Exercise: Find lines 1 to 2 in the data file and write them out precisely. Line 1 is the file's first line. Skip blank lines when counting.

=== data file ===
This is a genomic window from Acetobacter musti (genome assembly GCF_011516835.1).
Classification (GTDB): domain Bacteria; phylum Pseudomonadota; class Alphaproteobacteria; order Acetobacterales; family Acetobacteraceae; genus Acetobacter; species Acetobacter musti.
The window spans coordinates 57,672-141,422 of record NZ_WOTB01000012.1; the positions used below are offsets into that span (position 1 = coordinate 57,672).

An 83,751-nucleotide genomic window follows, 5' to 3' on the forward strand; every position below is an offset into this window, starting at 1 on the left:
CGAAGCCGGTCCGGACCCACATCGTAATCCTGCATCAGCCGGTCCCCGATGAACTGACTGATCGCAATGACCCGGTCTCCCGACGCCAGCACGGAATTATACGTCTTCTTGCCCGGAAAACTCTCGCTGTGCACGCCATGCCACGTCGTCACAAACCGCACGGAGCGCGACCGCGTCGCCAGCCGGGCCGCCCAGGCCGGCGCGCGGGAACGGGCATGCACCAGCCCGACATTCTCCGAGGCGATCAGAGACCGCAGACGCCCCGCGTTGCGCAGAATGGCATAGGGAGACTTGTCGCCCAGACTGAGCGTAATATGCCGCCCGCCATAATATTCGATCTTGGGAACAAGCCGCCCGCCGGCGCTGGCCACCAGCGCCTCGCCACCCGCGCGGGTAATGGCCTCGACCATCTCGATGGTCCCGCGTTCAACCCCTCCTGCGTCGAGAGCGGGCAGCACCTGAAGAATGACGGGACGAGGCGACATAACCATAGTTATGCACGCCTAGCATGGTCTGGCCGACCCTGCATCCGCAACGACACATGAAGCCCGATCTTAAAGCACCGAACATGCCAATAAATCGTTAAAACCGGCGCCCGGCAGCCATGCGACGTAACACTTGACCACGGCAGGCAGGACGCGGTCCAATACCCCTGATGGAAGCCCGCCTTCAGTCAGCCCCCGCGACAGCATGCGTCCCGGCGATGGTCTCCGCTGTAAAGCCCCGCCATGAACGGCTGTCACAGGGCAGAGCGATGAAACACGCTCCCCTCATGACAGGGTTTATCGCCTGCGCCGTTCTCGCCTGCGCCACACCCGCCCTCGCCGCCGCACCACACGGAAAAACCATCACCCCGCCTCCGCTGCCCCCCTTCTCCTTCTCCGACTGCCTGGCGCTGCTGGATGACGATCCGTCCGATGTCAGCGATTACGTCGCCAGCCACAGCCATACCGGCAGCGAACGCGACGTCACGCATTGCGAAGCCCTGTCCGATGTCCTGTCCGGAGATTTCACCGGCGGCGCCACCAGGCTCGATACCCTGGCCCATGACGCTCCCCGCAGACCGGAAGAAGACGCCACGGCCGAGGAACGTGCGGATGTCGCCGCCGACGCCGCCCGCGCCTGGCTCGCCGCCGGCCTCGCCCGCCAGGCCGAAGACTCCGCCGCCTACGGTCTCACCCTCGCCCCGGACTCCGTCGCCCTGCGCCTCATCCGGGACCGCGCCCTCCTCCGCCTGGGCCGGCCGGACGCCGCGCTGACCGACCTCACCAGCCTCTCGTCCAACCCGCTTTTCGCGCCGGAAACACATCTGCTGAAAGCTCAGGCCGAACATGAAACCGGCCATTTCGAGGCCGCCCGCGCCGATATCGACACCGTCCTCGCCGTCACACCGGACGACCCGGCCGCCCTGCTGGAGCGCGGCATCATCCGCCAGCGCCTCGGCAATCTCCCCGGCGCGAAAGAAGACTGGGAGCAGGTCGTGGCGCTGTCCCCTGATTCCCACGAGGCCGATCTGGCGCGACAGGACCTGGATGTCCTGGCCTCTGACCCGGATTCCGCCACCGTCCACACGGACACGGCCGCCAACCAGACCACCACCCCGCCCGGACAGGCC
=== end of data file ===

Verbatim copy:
This is a genomic window from Acetobacter musti (genome assembly GCF_011516835.1).
Classification (GTDB): domain Bacteria; phylum Pseudomonadota; class Alphaproteobacteria; order Acetobacterales; family Acetobacteraceae; genus Acetobacter; species Acetobacter musti.